Non exhaustive list of international scientific publications and articles on The Great Hammerhead Shark, Sphyrna Mokarran
Published by Germain Boussarie, Judith Bakker, Owen S. Wangensteen, Stefano Mariani, Lucas Bonnin, Jean-Baptiste Juhel, Jeremy J. Kiszka, Michel Kulbicki, Stephanie Manel, William D. Robbins, Laurent Vigliola, David Mouillot
Environmental DNA illuminates the dark diversity of sharks_Science Advances 02 May 2018:Vol. 4, no. 5
In the era of “Anthropocene defaunation,” large species are often no longer detected in habitats where they formerly occurred. However, it is unclear whether this apparent missing, or “dark,” diversity of megafauna results from local species extirpations or from failure to detect elusive remaining individuals. We find that despite two orders of magnitude less sampling effort, environmental DNA (eDNA) detects 44% more shark species than traditional underwater visual censuses and baited videos across the New Caledonian archipelago (south-western Pacific). Furthermore, eDNA analysis reveals the presence of previously unobserved shark species in human-impacted areas. Overall, our results highlight a greater prevalence of sharks than described by traditional survey methods in both impacted and wilderness areas. This indicates an urgent need for large-scale eDNA assessments to improve monitoring of threatened and elusive megafauna. Finally, our findings emphasize the need for conservation efforts specifically geared toward the protection of elusive, residual populations.
Conservation and management of migratory species can be complex and challenging. International agreements such as the Convention on Migratory Species (CMS) provide policy frameworks, but assessments and management can be hampered by lack of data and tractable mechanisms to integrate disparate datasets. An assessment of scalloped (Sphyrna lewini) and great (Sphyrna mokarran) hammerhead population structure and connectivity across northern Australia, Indonesia and Papua New Guinea (PNG) was conducted to inform management responses to CMS and Convention on International Trade in Endangered Species listings of these species. An Integrated Assessment Framework (IAF) was devised to systematically incorporate data across jurisdictions and create a regional synopsis, and amalgamated a suite of data from the Australasian region. Scalloped hammerhead populations are segregated by sex and size, with Australian populations dominated by juveniles and small adult males, while Indonesian and PNG populations included large adult females. The IAF process introduced genetic and tagging data to produce conceptual models of stock structure and movement. Several hypotheses were produced to explain stock structure and movement patterns, but more data are needed to identify the most likely hypothesis. This study demonstrates a process for assessing migratory species connectivity and highlights priority areas for hammerhead management and research.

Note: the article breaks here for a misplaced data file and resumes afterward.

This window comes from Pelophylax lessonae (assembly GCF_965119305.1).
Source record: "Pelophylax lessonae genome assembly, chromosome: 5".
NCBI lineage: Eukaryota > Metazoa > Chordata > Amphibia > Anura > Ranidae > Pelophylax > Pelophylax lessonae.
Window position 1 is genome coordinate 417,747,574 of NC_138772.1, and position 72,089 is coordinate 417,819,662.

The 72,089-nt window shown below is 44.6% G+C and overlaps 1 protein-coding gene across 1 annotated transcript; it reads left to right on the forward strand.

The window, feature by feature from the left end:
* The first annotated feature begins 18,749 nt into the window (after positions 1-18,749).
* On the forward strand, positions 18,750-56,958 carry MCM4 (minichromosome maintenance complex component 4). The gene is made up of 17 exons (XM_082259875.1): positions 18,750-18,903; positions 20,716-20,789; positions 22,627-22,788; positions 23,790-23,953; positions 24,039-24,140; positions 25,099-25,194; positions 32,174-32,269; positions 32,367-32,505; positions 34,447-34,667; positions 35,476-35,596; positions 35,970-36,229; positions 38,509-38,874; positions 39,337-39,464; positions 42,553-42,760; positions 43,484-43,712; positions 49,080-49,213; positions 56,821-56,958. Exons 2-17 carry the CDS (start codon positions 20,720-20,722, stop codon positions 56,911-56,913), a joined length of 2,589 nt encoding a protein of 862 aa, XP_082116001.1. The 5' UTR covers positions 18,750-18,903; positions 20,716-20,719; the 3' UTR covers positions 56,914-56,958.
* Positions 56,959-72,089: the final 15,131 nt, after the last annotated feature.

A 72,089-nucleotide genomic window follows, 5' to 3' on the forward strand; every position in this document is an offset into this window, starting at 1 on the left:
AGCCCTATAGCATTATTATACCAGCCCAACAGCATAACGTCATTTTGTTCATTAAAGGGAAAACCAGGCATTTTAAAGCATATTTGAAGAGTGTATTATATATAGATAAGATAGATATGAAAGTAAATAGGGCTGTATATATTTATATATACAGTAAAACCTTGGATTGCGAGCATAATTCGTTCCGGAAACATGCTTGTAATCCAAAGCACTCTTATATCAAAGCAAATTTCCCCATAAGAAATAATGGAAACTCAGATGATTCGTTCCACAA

Published by Xavier Hoenner, Charlie Huveneers, Andre Steckenreuter, Colin Simpfendorfer, Katherine Tattersall, Fabrice Jaine, Natalia Atkins, Russ Babcock, Stephanie Brodie, Jonathan Burgess, Hamish Campbell, Michelle Heupel, Benedicte Pasquer, Roger Proctor, Matthew D. Taylor, Vinay Udyawer and Robert Harcourt
Australia’s continental-scale acoustic tracking database and its automated quality control process_Sci Data. 2018; 5:
Our ability to predict species responses to environmental changes relies on accurate records of animal movement patterns. Continental-scale acoustic telemetry networks are increasingly being established worldwide, producing large volumes of information-rich geospatial data. During the last decade, the Integrated Marine Observing System’s Animal Tracking Facility (IMOS ATF) established a permanent array of acoustic receivers around Australia. Simultaneously, IMOS developed a centralised national database to foster collaborative research across the user community and quantify individual behaviour across a broad range of taxa. Here we present the database and quality control procedures developed to collate 49.6 million valid detections from 1891 receiving stations. This dataset consists of detections for 3,777 tags deployed on 117 marine species, with distances travelled ranging from a few to thousands of kilometres. Connectivity between regions was only made possible by the joint contribution of IMOS infrastructure and researcher-funded receivers. This dataset constitutes a valuable resource facilitating meta-analysis of animal movement, distributions, and habitat use, and is important for relating species distribution shifts with environmental covariates.
We present the first mitochondrial genome sequence of the great hammerhead shark, Sphyrna mokarran. This species is of considerable conservation concern throughout its global distribution, and currently listed as Endangered on the IUCN Red List. The mitochondrial genome is 16,719 bp in length with 13 protein-coding genes, 22 tRNA genes, 2 rRNA genes and a non-coding control region. The gene arrangement is congruent with other shark and most vertebrate species. This S. mokarran mitogenome provides a genomic resource for assisting with population studies and conservation efforts for this highly depleted species.